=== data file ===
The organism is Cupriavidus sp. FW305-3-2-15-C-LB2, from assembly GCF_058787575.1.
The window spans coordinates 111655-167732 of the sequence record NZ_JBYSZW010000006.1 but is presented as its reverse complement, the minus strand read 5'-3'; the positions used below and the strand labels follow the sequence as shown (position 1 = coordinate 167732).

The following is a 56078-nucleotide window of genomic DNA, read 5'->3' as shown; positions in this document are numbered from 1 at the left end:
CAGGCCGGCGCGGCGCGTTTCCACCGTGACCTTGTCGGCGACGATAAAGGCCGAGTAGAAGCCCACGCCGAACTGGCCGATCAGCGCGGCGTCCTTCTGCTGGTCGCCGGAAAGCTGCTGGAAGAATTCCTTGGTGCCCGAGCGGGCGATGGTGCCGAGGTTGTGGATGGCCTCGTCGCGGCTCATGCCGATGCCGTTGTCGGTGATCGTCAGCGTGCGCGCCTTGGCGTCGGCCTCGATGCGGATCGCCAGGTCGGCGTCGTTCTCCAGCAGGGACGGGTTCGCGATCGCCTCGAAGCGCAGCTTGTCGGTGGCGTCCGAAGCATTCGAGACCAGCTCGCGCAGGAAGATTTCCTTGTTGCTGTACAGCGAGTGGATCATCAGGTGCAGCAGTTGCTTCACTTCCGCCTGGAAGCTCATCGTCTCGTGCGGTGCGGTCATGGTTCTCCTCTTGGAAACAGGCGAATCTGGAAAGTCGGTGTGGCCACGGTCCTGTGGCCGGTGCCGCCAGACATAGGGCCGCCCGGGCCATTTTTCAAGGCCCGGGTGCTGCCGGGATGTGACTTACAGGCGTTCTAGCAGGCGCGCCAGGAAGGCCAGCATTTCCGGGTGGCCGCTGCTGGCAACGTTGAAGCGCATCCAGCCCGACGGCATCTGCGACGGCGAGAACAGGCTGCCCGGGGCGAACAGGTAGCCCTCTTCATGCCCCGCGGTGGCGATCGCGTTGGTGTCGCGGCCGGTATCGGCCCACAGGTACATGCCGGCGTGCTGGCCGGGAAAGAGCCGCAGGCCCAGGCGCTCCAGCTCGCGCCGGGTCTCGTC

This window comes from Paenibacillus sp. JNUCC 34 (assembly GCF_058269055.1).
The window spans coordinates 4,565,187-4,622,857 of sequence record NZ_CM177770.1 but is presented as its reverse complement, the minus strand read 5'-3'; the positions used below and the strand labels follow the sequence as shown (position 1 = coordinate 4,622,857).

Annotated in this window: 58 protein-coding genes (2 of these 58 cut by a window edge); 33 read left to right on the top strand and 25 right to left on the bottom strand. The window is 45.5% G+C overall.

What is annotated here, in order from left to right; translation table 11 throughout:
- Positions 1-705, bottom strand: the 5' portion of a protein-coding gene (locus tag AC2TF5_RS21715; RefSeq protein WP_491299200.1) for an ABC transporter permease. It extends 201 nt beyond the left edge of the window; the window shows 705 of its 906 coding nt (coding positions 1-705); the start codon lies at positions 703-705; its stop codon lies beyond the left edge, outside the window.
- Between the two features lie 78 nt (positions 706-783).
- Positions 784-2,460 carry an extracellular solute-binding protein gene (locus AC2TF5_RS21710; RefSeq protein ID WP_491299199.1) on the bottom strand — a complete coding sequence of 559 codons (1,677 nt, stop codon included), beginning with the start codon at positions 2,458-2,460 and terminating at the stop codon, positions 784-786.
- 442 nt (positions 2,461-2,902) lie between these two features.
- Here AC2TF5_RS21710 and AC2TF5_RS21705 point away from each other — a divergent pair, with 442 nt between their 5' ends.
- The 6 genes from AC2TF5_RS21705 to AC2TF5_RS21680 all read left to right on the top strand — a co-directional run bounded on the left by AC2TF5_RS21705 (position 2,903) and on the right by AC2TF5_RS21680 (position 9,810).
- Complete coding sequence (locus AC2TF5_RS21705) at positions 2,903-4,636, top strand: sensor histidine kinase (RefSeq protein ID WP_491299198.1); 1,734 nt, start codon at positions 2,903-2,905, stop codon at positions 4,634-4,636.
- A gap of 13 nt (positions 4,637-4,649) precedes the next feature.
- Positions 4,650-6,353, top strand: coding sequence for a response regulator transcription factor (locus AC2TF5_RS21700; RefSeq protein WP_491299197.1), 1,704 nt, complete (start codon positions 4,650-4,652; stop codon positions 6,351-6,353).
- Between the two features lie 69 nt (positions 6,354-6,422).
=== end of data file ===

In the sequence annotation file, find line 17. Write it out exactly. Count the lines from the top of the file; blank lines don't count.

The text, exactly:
- Positions 4,650-6,353, top strand: coding sequence for a response regulator transcription factor (locus AC2TF5_RS21700; RefSeq protein WP_491299197.1), 1,704 nt, complete (start codon positions 4,650-4,652; stop codon positions 6,351-6,353).